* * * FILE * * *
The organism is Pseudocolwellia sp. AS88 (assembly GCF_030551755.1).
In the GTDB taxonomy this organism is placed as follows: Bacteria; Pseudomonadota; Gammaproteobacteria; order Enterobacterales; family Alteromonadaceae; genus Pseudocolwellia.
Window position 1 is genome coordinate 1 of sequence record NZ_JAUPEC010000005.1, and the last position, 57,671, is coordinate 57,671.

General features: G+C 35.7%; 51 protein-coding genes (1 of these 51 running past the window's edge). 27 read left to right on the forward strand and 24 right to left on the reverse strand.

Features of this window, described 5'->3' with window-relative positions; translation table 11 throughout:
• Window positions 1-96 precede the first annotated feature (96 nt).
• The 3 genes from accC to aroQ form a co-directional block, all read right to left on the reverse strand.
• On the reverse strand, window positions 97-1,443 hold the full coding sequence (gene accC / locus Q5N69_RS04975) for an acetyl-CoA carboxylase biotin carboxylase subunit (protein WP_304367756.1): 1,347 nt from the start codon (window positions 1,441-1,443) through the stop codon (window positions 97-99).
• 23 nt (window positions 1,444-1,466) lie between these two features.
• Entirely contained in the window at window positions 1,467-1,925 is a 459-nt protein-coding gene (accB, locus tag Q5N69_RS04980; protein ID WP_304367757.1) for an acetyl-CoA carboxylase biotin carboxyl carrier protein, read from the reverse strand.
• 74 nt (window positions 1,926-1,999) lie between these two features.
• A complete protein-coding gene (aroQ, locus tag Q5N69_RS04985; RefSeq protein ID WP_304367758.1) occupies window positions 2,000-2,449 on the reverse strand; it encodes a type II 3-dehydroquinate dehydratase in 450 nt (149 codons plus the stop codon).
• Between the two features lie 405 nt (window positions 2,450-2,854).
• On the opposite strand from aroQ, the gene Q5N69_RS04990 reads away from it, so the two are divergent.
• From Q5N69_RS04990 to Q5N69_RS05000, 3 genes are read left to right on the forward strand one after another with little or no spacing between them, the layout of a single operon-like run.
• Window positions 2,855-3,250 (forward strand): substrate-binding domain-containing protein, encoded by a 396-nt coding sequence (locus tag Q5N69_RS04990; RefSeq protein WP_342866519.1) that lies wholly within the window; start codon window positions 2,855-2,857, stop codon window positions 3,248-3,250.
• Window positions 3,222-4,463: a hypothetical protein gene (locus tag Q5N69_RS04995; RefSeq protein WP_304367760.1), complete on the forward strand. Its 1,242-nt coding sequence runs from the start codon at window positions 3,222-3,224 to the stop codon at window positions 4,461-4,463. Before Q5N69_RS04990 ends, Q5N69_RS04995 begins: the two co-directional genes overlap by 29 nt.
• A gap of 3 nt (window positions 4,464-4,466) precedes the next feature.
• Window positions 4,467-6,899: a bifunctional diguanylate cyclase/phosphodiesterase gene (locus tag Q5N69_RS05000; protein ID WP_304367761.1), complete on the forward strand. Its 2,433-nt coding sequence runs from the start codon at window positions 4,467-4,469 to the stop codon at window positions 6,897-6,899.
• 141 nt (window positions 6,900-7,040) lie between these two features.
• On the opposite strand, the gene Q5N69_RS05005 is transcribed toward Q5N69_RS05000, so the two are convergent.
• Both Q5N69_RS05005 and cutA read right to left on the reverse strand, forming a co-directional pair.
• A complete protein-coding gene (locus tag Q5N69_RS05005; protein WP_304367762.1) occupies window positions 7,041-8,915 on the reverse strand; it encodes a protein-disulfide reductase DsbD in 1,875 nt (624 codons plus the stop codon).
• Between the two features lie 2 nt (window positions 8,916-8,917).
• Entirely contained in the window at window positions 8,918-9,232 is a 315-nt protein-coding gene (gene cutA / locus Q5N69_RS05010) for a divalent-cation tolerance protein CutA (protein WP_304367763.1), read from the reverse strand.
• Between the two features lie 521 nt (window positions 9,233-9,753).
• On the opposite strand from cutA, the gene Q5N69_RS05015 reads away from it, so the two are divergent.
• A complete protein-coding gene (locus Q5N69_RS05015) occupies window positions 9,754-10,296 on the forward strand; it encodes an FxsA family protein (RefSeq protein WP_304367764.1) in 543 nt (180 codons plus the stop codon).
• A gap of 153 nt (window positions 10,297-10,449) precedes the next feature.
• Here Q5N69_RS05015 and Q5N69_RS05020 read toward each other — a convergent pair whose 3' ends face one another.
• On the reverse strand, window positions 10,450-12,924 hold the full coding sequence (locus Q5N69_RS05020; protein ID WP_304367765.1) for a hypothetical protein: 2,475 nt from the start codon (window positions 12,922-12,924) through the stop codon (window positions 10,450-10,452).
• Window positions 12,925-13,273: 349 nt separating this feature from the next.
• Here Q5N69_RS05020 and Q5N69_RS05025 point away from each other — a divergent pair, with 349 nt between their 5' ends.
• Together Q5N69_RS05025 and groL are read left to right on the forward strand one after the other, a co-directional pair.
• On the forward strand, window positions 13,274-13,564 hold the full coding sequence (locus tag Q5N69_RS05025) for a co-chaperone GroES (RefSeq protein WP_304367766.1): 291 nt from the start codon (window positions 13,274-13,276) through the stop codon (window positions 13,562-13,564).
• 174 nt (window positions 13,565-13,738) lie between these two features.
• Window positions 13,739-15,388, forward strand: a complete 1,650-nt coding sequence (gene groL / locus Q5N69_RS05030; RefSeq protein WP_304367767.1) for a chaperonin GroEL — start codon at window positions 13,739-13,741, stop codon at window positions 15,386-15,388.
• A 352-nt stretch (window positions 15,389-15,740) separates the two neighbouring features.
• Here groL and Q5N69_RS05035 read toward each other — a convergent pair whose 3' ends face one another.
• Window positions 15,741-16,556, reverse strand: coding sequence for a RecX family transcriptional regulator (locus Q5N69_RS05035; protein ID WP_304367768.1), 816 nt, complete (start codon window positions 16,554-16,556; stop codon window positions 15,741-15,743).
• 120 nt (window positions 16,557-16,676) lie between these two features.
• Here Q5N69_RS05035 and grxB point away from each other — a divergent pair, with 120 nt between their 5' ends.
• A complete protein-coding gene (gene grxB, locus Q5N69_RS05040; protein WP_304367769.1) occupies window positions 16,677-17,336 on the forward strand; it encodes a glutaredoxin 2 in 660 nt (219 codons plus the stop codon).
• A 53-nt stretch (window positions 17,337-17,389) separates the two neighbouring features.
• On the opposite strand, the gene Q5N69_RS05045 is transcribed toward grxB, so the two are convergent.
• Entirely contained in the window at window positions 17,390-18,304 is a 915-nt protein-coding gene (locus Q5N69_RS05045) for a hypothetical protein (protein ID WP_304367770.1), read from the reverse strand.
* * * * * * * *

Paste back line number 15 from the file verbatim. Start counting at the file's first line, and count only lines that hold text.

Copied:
• From Q5N69_RS04990 to Q5N69_RS05000, 3 genes are read left to right on the forward strand one after another with little or no spacing between them, the layout of a single operon-like run.